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Editorial: High-handed process

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By The Staff

State Land Commissioner Patrick Lyons has tried to bypass the public with his proposal to trade White’s Peak land near Ocaté with apparently well-off ranchers. He has disregarded the input of the sportsmen of northern New Mexico, whose families have hunted at White’s Peak for generations.

Lyons’ office maintains that it has no legal duty to hold a public hearing on the transfer. But what would it hurt if the agency actually went the extra mile to keep the public it serves in the loop?

Lyons’ office has issued its share of press releases over the last year, but none have been about this controversial transfer. It seems as if Lyons wanted to sneak the deals through without any scrutiny. Fortunately, it didn’t quite work out that way. A number of sportsmen, including but no limited to Max Trujillo of Las Vegas, has put the spotlight on the proposed transfer. They have argued that the land the state would be getting is worse than the portions it would be trading away.

The Land Office has been dismissive of such criticism.

“They clearly don’t understand the situation. They’ve been wandering around the hills for all these generations, and back in the late 1800s, that land was designated as state trust land,” Land Office spokeswoman Kristen Haase said.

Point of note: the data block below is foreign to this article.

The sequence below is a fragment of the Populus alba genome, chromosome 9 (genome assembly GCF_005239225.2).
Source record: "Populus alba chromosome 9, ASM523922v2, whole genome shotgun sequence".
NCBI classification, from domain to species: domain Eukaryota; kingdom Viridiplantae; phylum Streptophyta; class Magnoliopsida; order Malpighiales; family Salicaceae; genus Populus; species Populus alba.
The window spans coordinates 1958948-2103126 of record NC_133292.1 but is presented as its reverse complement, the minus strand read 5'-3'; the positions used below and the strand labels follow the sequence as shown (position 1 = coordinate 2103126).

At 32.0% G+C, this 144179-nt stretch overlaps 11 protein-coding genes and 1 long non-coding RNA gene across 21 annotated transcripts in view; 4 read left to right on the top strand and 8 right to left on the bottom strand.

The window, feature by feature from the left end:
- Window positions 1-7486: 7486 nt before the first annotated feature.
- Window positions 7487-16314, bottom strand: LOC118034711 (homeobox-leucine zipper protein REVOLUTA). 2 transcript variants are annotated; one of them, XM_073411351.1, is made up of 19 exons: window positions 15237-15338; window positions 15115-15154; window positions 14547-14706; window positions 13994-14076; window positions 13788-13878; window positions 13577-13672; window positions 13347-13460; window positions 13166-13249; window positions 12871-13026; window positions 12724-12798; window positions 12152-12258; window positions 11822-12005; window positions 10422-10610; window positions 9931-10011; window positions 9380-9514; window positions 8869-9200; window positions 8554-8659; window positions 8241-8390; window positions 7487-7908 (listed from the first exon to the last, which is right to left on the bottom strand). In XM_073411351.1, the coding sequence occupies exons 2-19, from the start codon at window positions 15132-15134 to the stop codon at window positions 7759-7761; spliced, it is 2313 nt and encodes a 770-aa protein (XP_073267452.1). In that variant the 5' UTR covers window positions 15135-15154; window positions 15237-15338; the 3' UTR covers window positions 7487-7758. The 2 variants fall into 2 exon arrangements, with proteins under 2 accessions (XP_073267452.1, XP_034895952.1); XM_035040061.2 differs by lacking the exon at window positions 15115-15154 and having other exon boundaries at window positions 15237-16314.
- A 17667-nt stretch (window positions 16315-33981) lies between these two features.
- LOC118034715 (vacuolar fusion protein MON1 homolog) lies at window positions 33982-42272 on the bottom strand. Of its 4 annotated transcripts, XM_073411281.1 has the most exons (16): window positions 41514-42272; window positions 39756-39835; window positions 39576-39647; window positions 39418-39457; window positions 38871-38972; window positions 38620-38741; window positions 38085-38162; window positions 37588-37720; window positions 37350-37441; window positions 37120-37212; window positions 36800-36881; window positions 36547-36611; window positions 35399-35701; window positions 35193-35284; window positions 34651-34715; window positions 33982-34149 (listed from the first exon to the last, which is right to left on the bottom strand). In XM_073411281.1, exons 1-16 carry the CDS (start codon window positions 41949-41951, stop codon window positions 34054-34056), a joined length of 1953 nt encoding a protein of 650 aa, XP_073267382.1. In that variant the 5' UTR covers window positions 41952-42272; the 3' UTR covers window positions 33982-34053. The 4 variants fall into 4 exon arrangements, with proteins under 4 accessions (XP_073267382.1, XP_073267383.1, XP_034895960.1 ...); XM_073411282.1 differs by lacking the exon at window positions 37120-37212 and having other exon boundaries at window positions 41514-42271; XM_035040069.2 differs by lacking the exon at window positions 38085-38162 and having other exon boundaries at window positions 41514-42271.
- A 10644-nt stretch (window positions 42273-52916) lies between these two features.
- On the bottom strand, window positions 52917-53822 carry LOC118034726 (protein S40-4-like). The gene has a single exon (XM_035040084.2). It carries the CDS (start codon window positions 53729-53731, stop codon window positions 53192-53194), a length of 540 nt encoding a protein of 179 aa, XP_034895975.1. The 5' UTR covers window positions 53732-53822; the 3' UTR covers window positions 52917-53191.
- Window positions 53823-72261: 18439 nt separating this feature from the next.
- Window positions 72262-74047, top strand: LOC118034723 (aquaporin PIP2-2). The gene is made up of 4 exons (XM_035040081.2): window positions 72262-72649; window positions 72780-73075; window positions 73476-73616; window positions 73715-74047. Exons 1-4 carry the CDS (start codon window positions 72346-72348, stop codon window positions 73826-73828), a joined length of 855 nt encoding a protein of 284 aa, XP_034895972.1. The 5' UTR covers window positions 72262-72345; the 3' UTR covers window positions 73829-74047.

She speaks as if the people of northern New Mexico have no right to use the state land. As long as people have the proper hunting permits, they have every right to be there.

The Land Office contends that it wants to clear up the confusing checkerboard of land ownership in the White’s Peak area. But if its plan goes through, many locals would be priced out of prime hunting land. The Express UU Bar Ranch, near Cimarron, which is one of two ranches that want to trade with the state, lets people hunt on its land — for a hefty price. The ranch’s website advertises a 2009 bull elk hunt for $8,650, a 25 percent discount off its regular price. Spring turkey hunts cost $1,500.

“The 41,000 acres of state trust land in the White’s Peak area is land that the poor hunt, where anyone can hunt that can afford an $85 elk license or permit,” said Ed Olona, president of the New Mexico Wildlife Federation, which opposes the proposed trades.

The Land Office is taking bids, but the two ranches in question, the UU Bar and the Stanley Ranch, will probably be the only ones submitting.

If Lyons had been open with the public from the beginning, we would have more confidence in his intentions. But Lyons, who has little more than a year left in office, has kept his cards close to his chest. We urge him to stop this process and let his successor take a fresh look at this issue.